The world lost another Apollo astronaut who took people to the moon between 1968 and 1972. This time it was Michael Collins, a member of the crew, who made the first manned landing on the Apollo 11 mission. He was 90 years old and died after battling cancer.
Collins had travel companions Neil Armstrong (1930-2012) and Buzz Aldrin (1930-), but unlike his colleagues, he stayed aboard the Columbia command module in lunar orbit all the time while the Eagle lunar module came to the surface with Neil and Buzz could run on the surface on that historic July 20, 1969.
This was Collins’s second space flight, who had previously been John Young’s crew member on the Gemini 10 mission.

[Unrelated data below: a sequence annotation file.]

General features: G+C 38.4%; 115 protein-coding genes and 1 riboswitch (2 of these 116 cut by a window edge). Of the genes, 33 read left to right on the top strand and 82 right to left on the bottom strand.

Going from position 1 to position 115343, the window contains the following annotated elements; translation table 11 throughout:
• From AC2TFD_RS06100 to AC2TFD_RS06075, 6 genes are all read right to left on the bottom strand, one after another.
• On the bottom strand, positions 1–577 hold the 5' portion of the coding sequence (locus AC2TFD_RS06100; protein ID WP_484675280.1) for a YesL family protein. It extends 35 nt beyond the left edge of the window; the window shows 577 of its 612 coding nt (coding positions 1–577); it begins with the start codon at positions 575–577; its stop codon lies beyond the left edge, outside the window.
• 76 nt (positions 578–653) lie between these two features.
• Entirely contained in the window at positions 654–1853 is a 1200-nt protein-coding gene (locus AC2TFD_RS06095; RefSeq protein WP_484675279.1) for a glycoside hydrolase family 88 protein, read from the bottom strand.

Collins was born on October 31, 1930 in Rome, Italy (he was the son of an American army officer stationed there at the time) and also pursued a military career, but with the US Air Force. He was selected as a third-class astronaut at NASA in 1963, as part of the team that had to fly on Apollo missions.
After his visit to lunar orbit, he was invited to serve as director of the public affairs bureau of the United States Department of Public Affairs, a role he held for two years between 1969 and 1971. But it wasn’t his beach, Collins asked.Instead, he was director of the National Air and Space Museum in Washington, where he stayed until 1978.
The former astronaut also spent some time in the aerospace industry, starting a consulting firm in 1985. In parallel, he has always upheld space activism and made the importance of space exploration known in books, articles and public appearances.
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